This morning when I went into the convenience store across the street from me, the man at the counter asked me to donate all of my old clothing.  It’s the least I can do, but of course I want to do more.  I know there are many people who feel the same way, but need to know how or where they can best help. 

How to Help

I would like to pass along this message from the International School of Manila on how best to help at this time.  ISM would normally send teams from the school to help assist first-hand but due to the level of devastation and the health risks that is not currently possible.

The best form of aid is financial assistance.  If you would like to help out with a donation you can either give directly to ISM’s Disaster Relief Fund or to UNICEF Philippines.  Please click on the link to ISM’s fundraising page to see details on how to make your donation:

Donate Through ISM

The people of this country have welcomed me with smiles on their faces everyday and I have learned to love and care for this country and its people.  As a guest in this very special land, I know they really need our help right now.  It is my hope that anyone who can make a contribution of any kind would do so now in this hour of dire need.

 

Speed Transitioning

We’ve just completed our first PD day of the year. As a staff- new and returning- we’ve now been together for 30 days. DAYS.

A good friend of mine in the US has been teaching with the same person- her grade 3 partner- for 12 years.

Reflecting on this, it has occurred to me that there are times when international teaching is very much like speed dating. From the interview process to orientation and the first days of school, we are rapidly getting to know and getting used to each other. The necessity to be able to “know” rather quickly is a skill I believe most of my colleagues have, and need.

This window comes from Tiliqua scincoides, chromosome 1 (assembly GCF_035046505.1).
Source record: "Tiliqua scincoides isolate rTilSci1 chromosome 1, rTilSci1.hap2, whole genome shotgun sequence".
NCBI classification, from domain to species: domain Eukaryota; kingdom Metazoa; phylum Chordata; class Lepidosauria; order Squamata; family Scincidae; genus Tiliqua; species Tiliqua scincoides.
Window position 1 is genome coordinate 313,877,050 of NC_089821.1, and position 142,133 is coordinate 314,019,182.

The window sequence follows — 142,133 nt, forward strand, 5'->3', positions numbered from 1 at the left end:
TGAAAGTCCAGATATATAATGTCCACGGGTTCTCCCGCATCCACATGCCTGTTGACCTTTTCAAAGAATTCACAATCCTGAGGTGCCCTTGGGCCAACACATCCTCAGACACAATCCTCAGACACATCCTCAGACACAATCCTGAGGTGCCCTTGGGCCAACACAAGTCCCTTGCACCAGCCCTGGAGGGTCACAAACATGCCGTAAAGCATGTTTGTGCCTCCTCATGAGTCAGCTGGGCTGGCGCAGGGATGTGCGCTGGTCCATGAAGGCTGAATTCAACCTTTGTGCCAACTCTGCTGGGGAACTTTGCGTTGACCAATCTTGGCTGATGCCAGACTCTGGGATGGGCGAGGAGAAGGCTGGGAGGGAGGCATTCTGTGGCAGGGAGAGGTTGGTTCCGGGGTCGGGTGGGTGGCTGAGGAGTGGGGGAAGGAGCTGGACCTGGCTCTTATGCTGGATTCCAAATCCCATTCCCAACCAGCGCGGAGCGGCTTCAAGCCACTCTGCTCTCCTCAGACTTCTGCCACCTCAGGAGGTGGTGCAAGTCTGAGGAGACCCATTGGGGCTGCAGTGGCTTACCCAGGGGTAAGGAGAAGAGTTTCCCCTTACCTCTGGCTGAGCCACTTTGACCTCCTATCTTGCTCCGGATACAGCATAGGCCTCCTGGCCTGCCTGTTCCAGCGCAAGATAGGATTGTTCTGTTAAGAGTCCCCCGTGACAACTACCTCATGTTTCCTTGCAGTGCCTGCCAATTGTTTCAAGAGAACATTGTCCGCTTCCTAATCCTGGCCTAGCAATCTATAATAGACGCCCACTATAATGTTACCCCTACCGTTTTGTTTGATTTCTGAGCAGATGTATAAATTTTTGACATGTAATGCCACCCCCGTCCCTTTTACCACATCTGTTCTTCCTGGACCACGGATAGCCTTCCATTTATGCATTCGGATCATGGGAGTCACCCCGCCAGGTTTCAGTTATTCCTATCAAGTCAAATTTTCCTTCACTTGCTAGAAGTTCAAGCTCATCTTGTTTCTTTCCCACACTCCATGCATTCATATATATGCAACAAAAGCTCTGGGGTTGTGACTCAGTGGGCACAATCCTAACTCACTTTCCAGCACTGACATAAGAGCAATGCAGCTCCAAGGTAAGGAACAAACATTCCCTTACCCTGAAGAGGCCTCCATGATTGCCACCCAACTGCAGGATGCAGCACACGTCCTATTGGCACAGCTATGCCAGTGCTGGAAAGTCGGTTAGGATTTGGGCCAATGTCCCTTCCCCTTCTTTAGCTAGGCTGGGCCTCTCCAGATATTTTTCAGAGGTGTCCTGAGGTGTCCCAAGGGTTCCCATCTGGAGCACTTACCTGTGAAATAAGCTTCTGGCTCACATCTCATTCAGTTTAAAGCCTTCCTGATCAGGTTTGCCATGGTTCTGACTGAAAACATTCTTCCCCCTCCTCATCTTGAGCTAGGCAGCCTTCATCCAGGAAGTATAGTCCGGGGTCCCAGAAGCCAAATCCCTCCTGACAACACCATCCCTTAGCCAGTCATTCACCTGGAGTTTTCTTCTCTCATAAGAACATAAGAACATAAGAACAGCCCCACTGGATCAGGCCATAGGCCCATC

From the initial, “I want to work at your school and live in this new country- I’m up for an adventure,” to the reality of living and working in a new place, there is so much transition. Some people, (regular people, my daughter calls them, meaning not superheroes like us) don’t go through a “life transition” such as moving or changing jobs. They stay where they are and do what they do. That consistency roots them to a place and a community. Others only transition when they must. For some of us though, the scenario of new job, new school, new country is a familiar one, occurring every two to six years.

Right now, I’m working with a new admin team. Of the eight of us, six are new to the school and country. In my division, we have 13 new teachers. Unlike a business where we could spend weeks, months even, getting everyone up to speed on the project at hand, we have to be ready to work with kids from day one. That requires people be quick to come together, fast to plan, and most importantly immediately ready to trust.

That is where the speed dating turns into more of a shotgun marriage. The immediacy of the “I dos” (and maybe some I don’ts) are what allow us to get moving, so we can serve our students and families.  We sort out the details as we go.

While I can’t imagine having the luxury of teaching with the same person for 12+ years, I do know there must be a sense of safety with that consistency. However, I also know that for our transitioning population, there are lessons to be learned from teachers and leaders who can quickly get up to speed. It is a life skill. One we can model because we are living it.

Here’s to the unique few who can transition, adapt and thrive. All in record time.